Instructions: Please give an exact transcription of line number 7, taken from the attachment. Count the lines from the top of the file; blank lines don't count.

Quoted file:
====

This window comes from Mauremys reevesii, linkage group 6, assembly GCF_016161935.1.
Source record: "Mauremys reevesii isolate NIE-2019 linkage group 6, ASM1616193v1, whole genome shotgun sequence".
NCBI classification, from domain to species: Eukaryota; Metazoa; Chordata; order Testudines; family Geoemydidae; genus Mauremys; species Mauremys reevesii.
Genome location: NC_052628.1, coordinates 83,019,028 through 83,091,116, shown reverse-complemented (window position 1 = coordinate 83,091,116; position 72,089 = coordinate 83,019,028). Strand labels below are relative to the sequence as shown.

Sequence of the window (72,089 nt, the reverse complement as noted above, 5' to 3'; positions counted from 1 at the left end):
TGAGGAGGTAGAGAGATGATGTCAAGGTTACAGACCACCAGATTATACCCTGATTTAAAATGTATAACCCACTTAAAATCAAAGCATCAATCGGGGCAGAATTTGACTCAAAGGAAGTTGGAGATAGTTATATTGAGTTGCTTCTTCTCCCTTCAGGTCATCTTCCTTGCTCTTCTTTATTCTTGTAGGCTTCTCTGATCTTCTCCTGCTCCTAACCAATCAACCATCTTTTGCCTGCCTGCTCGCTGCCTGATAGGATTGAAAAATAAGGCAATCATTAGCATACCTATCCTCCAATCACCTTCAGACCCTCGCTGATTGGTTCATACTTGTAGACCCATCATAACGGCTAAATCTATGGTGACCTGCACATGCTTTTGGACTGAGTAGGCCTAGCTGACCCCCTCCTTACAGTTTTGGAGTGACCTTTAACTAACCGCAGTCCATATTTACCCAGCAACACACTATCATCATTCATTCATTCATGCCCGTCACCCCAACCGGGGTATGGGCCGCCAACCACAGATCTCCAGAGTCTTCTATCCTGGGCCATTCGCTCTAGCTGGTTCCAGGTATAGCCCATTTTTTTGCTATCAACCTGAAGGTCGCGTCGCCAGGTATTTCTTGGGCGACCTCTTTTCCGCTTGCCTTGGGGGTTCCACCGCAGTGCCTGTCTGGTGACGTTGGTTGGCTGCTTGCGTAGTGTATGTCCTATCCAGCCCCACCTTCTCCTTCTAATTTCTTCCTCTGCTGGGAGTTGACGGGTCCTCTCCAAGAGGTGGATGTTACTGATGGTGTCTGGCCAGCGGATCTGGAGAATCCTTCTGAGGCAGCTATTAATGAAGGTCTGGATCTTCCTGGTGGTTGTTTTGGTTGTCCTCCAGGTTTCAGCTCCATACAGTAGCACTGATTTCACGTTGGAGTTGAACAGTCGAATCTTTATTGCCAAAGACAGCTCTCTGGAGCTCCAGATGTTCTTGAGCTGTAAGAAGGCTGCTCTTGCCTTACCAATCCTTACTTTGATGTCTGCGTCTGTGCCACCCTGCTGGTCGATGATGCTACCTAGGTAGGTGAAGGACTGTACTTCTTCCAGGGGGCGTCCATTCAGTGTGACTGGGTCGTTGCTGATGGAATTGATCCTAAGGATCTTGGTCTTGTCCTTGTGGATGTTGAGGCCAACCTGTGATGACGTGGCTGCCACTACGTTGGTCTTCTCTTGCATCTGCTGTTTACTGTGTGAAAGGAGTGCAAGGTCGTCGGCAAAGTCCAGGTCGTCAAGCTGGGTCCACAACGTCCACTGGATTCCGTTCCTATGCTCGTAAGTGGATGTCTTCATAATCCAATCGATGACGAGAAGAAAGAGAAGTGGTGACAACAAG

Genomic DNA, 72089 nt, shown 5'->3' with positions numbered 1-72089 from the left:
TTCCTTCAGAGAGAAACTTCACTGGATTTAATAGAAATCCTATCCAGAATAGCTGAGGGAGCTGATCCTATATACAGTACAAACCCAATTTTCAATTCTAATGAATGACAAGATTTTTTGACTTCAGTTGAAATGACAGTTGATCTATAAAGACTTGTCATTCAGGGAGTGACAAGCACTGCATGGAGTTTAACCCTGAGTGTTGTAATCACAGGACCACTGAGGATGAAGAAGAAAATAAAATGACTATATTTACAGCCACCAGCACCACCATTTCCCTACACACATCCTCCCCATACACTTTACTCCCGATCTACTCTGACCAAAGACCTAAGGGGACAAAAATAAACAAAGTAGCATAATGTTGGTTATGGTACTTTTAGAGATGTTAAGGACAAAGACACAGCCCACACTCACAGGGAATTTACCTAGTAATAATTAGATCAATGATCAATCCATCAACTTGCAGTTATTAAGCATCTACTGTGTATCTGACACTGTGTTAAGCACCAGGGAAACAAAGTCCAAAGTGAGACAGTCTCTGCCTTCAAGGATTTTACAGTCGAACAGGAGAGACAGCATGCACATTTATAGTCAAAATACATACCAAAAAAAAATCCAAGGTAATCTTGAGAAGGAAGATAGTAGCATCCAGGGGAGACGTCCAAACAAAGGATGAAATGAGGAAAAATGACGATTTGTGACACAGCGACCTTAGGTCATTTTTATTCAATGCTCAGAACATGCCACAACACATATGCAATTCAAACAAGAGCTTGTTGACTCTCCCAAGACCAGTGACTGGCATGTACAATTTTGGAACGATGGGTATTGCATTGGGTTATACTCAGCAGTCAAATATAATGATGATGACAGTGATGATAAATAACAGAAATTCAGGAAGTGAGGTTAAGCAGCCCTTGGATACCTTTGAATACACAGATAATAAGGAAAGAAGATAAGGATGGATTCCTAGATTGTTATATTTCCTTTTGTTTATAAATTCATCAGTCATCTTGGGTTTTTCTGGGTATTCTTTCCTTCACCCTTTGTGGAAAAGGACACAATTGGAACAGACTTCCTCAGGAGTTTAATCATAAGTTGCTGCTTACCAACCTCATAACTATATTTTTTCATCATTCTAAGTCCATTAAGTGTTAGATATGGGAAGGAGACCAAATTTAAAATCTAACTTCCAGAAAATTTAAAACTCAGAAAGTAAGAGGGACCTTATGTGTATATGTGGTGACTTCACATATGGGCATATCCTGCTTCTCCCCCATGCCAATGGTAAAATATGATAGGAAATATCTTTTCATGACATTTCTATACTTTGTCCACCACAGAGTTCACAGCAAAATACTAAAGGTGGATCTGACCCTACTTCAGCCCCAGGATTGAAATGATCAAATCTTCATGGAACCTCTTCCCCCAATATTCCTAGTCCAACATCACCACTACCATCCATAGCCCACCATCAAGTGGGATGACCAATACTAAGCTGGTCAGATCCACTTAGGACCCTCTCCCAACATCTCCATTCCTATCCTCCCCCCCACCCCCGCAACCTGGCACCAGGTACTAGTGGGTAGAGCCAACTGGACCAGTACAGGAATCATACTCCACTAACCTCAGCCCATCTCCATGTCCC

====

Genomic DNA, 72089 nt, shown 5'->3' with positions numbered 1-72089 from the left: